The United States Congress designated the Pusch Ridge Wilderness (map
) in 1978 and it now has a total of 56,964 acres
All of this wilderness is located in Arizona
and is managed by the Forest Service.
Pusch Ridge rises from the desert floor to over 9,000 feet above sea level, affording a clear view over the sprawling metropolis of Tucson. More and more people are climbing Pusch Ridge to take in that view and revel in the cool shade of pine, fir, aspen, and maple. No Wilderness in Coronado National Forest is more heavily visited than Pusch Ridge, and wildlife species there are increasingly disturbed and threatened.
It is no secret what attracts people to the region. Here in the essentially dry Santa Catalina Mountains, several streams originate in the high country. Summer temperatures may be 30 degrees cooler than in the nearby city. An extensive trail system provides access to Pusch Ridge. Trailheads near Tucson are easy to reach, as are those at higher elevations along General Hitchcock Highway, which ascends Mount Lemmon. Hikers crossing this extremely steep terrain find themselves among rocky bluffs and towering peaks where solitude can still be found for those who are willing to hike a few miles.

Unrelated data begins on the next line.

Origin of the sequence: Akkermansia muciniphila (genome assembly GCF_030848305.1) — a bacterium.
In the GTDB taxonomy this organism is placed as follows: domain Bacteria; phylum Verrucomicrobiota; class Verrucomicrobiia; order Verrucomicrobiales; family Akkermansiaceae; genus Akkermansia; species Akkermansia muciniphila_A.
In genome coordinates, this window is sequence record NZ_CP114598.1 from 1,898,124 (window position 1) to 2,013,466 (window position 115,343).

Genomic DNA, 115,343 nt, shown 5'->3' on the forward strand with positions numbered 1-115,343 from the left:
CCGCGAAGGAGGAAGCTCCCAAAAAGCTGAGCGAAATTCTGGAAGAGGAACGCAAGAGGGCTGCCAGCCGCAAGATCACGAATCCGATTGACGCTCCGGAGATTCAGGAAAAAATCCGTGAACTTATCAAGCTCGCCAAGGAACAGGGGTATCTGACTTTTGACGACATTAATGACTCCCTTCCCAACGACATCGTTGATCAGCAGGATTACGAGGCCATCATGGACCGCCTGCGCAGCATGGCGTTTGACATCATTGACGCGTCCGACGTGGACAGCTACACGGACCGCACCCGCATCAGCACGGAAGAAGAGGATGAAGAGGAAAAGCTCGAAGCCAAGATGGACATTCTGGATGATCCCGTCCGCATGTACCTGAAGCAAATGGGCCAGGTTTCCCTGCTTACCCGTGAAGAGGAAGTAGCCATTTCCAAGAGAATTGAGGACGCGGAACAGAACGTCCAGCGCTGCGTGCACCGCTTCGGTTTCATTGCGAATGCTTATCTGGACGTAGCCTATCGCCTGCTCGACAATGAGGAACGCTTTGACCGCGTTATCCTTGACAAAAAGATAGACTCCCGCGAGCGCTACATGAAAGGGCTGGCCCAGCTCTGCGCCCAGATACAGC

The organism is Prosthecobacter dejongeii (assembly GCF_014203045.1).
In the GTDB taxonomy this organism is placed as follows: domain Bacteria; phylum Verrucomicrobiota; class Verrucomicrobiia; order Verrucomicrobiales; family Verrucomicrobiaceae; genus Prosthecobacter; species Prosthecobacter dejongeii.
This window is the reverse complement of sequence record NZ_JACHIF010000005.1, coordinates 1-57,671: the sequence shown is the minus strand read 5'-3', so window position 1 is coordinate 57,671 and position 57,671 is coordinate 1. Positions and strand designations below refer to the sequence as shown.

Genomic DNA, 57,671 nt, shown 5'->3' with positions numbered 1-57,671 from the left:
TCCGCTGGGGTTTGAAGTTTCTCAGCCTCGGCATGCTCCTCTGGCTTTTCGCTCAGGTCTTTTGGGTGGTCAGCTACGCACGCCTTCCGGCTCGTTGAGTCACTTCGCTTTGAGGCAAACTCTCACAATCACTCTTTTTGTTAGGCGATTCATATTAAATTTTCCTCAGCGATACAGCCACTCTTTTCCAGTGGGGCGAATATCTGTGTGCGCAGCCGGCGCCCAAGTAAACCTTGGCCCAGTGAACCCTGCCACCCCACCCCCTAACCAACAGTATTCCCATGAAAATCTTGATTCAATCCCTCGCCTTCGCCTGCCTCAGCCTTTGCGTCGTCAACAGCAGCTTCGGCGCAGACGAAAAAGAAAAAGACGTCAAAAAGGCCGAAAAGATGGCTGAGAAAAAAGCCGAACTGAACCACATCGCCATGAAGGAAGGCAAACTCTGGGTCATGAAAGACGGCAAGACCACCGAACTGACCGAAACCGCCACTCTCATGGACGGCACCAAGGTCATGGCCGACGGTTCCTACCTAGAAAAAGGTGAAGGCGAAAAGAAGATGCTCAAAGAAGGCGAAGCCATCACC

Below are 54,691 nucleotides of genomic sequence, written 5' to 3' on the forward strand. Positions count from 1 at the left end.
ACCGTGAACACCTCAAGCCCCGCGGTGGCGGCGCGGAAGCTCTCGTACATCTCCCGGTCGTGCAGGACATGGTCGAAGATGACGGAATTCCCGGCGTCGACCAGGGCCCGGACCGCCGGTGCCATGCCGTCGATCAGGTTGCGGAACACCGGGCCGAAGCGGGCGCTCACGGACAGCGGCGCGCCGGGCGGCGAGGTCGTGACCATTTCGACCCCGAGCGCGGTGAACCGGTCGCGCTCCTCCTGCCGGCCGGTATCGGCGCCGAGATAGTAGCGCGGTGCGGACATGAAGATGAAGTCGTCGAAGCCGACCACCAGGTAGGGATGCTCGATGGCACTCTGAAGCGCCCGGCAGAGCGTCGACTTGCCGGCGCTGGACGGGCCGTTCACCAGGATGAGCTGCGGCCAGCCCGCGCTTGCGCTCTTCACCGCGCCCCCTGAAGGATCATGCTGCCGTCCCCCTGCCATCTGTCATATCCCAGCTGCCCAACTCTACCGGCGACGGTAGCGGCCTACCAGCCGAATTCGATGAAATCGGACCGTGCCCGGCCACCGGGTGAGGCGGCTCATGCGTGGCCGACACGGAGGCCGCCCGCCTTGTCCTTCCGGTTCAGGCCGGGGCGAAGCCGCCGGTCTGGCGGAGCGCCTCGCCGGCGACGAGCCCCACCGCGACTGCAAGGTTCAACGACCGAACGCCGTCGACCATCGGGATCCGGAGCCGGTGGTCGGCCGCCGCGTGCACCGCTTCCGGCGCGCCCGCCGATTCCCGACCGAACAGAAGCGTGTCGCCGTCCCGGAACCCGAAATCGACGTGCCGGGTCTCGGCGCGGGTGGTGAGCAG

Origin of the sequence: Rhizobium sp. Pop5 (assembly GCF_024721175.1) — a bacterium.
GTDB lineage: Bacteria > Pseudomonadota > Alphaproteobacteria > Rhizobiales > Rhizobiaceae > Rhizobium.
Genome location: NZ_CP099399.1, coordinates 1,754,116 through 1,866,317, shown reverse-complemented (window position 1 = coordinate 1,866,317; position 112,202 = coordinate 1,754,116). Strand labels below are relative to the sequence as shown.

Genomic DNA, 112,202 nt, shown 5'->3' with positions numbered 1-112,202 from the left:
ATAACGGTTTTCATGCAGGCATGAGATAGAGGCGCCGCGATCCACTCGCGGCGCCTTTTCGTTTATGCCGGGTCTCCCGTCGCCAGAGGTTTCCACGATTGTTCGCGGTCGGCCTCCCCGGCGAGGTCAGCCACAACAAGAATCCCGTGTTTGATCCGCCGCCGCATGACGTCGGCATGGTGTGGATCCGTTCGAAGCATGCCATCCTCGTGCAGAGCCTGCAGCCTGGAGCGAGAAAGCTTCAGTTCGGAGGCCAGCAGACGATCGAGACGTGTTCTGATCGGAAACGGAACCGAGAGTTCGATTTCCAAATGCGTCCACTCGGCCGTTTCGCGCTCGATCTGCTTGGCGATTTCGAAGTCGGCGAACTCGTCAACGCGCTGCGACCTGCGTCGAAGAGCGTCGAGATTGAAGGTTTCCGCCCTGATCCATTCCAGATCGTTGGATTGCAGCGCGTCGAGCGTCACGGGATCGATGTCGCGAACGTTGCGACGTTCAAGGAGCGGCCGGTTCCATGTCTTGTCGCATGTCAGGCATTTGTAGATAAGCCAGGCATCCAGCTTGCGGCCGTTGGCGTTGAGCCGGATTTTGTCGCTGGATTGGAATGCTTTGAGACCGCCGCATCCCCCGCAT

Due to the 2003 Aspen Fire, trails may be blocked by fallen trees and visitors are advised to use caution. The fire has made travel in the wilderness more difficult and dangerous. For specific information regarding trail conditions contact the local Forest Service Office.